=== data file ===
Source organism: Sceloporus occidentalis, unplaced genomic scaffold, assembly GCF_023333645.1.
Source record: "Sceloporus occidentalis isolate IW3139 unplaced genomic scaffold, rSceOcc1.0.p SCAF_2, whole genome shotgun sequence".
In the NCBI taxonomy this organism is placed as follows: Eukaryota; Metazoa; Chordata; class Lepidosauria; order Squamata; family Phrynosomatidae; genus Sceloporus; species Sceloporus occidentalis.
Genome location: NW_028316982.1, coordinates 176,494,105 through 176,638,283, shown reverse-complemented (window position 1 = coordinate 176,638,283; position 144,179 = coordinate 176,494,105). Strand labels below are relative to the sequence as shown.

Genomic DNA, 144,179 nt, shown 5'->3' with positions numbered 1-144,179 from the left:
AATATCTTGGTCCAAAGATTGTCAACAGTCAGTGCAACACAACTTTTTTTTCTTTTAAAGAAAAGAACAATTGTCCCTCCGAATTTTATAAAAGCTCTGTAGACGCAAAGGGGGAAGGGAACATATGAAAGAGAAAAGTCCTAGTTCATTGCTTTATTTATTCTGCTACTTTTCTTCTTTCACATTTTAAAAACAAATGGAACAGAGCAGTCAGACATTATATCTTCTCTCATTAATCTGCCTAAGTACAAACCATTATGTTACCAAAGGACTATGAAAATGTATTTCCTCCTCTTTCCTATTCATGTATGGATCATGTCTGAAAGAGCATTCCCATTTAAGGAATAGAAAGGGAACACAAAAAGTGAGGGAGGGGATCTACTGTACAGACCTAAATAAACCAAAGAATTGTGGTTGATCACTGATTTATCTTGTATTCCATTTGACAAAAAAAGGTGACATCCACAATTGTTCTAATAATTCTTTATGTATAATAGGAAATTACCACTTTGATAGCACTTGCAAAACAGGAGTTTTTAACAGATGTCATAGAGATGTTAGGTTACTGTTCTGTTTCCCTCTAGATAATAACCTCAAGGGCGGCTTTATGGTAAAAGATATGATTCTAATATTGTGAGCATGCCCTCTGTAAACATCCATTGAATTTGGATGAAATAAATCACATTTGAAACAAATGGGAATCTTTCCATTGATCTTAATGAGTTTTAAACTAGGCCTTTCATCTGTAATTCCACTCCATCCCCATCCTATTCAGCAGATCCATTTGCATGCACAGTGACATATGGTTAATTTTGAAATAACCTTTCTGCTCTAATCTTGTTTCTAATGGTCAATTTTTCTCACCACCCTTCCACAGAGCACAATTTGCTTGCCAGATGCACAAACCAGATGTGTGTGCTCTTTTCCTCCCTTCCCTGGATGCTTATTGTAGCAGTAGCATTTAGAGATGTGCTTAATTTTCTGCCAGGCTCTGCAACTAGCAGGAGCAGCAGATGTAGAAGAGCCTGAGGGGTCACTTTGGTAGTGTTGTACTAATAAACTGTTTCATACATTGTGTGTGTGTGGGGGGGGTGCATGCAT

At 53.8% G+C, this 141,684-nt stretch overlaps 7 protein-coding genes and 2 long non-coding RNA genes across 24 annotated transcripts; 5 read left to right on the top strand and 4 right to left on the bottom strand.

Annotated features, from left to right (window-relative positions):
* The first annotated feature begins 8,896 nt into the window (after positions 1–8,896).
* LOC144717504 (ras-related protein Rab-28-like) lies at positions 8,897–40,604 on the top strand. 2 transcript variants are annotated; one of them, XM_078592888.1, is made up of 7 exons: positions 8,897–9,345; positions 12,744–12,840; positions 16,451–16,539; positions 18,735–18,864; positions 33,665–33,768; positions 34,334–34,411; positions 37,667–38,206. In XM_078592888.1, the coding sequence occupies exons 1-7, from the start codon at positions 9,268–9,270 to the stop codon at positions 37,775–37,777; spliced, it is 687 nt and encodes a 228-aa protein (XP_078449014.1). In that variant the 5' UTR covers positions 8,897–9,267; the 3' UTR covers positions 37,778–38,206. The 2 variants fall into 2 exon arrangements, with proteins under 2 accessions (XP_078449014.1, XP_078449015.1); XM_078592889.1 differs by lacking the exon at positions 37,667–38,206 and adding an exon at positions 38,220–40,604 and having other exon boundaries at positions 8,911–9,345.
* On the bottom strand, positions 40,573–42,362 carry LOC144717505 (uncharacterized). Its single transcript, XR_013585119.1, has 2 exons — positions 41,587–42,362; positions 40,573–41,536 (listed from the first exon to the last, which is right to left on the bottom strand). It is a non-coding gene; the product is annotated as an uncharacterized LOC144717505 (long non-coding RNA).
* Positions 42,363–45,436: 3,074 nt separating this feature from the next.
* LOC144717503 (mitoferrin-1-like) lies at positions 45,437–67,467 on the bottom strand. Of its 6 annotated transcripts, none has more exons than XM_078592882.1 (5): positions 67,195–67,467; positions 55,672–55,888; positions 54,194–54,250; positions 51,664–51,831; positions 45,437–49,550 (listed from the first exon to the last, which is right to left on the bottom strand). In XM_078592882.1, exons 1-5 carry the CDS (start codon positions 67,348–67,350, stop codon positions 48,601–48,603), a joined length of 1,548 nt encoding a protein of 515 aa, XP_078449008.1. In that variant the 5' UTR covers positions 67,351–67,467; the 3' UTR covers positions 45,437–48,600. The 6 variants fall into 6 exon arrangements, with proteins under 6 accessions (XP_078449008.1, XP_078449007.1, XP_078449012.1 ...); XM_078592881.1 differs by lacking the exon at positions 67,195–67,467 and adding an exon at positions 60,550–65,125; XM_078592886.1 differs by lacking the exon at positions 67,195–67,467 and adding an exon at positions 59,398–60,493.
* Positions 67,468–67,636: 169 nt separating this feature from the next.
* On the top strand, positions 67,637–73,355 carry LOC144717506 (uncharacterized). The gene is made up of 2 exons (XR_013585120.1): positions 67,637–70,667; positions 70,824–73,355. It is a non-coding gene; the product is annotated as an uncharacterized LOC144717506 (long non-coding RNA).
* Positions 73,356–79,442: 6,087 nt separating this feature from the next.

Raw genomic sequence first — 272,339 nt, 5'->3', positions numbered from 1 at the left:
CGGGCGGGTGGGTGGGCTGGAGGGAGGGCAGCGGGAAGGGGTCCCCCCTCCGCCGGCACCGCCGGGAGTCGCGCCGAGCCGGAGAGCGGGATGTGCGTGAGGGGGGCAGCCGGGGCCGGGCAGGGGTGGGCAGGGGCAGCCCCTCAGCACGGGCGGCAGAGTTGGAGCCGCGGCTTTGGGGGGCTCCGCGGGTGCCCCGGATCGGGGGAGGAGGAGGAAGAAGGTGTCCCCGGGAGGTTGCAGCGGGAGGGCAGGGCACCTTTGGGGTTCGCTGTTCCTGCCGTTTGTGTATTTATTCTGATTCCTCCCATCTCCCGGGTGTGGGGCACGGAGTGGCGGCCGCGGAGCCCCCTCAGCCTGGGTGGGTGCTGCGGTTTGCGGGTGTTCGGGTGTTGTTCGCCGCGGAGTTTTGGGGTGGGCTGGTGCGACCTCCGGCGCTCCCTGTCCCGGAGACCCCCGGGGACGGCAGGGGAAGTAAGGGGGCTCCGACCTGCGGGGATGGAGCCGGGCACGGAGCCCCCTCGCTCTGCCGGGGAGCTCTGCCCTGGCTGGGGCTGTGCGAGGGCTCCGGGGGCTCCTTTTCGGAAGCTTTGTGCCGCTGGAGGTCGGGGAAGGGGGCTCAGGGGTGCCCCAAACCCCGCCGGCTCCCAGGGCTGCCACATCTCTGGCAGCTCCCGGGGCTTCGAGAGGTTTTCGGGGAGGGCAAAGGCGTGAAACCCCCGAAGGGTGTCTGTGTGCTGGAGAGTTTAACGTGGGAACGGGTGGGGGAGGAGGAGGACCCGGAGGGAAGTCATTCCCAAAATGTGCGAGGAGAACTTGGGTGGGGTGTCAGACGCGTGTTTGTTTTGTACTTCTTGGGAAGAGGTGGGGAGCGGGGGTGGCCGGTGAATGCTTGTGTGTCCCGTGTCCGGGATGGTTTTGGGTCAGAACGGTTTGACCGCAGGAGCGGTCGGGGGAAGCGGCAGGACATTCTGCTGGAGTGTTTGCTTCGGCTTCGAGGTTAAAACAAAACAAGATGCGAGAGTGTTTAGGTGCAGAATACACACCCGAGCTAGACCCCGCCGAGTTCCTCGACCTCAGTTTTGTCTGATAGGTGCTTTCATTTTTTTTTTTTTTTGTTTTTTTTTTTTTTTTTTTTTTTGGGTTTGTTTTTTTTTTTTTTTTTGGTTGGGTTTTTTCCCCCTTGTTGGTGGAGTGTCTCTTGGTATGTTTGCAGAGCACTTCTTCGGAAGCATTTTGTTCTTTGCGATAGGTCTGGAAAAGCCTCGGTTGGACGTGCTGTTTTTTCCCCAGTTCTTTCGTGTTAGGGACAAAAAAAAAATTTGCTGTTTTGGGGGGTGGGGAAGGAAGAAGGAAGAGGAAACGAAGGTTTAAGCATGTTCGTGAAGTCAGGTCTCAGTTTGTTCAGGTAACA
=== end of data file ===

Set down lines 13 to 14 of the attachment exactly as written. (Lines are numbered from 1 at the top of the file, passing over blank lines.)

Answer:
* LOC144717503 (mitoferrin-1-like) lies at positions 45,437–67,467 on the bottom strand. Of its 6 annotated transcripts, none has more exons than XM_078592882.1 (5): positions 67,195–67,467; positions 55,672–55,888; positions 54,194–54,250; positions 51,664–51,831; positions 45,437–49,550 (listed from the first exon to the last, which is right to left on the bottom strand). In XM_078592882.1, exons 1-5 carry the CDS (start codon positions 67,348–67,350, stop codon positions 48,601–48,603), a joined length of 1,548 nt encoding a protein of 515 aa, XP_078449008.1. In that variant the 5' UTR covers positions 67,351–67,467; the 3' UTR covers positions 45,437–48,600. The 6 variants fall into 6 exon arrangements, with proteins under 6 accessions (XP_078449008.1, XP_078449007.1, XP_078449012.1 ...); XM_078592881.1 differs by lacking the exon at positions 67,195–67,467 and adding an exon at positions 60,550–65,125; XM_078592886.1 differs by lacking the exon at positions 67,195–67,467 and adding an exon at positions 59,398–60,493.
* Positions 67,468–67,636: 169 nt separating this feature from the next.